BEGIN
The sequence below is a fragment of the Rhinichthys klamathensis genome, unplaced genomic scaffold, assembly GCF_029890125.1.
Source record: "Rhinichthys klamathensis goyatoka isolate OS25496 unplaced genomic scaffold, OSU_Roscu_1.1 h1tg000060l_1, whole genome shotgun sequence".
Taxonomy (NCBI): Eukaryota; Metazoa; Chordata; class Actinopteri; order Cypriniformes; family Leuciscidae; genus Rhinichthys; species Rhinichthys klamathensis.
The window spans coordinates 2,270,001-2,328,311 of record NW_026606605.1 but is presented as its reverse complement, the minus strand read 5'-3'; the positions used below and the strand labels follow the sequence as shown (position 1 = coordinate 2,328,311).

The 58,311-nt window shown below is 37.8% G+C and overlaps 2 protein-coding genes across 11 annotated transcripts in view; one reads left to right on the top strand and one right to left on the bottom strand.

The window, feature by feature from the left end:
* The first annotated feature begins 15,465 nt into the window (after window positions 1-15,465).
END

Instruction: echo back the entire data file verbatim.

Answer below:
The sequence below is a fragment of the Rhinichthys klamathensis genome, unplaced genomic scaffold, assembly GCF_029890125.1.
Source record: "Rhinichthys klamathensis goyatoka isolate OS25496 unplaced genomic scaffold, OSU_Roscu_1.1 h1tg000060l_1, whole genome shotgun sequence".
Taxonomy (NCBI): Eukaryota; Metazoa; Chordata; class Actinopteri; order Cypriniformes; family Leuciscidae; genus Rhinichthys; species Rhinichthys klamathensis.
The window spans coordinates 2,270,001-2,328,311 of record NW_026606605.1 but is presented as its reverse complement, the minus strand read 5'-3'; the positions used below and the strand labels follow the sequence as shown (position 1 = coordinate 2,328,311).

The 58,311-nt window shown below is 37.8% G+C and overlaps 2 protein-coding genes across 11 annotated transcripts in view; one reads left to right on the top strand and one right to left on the bottom strand.

The window, feature by feature from the left end:
* The first annotated feature begins 15,465 nt into the window (after window positions 1-15,465).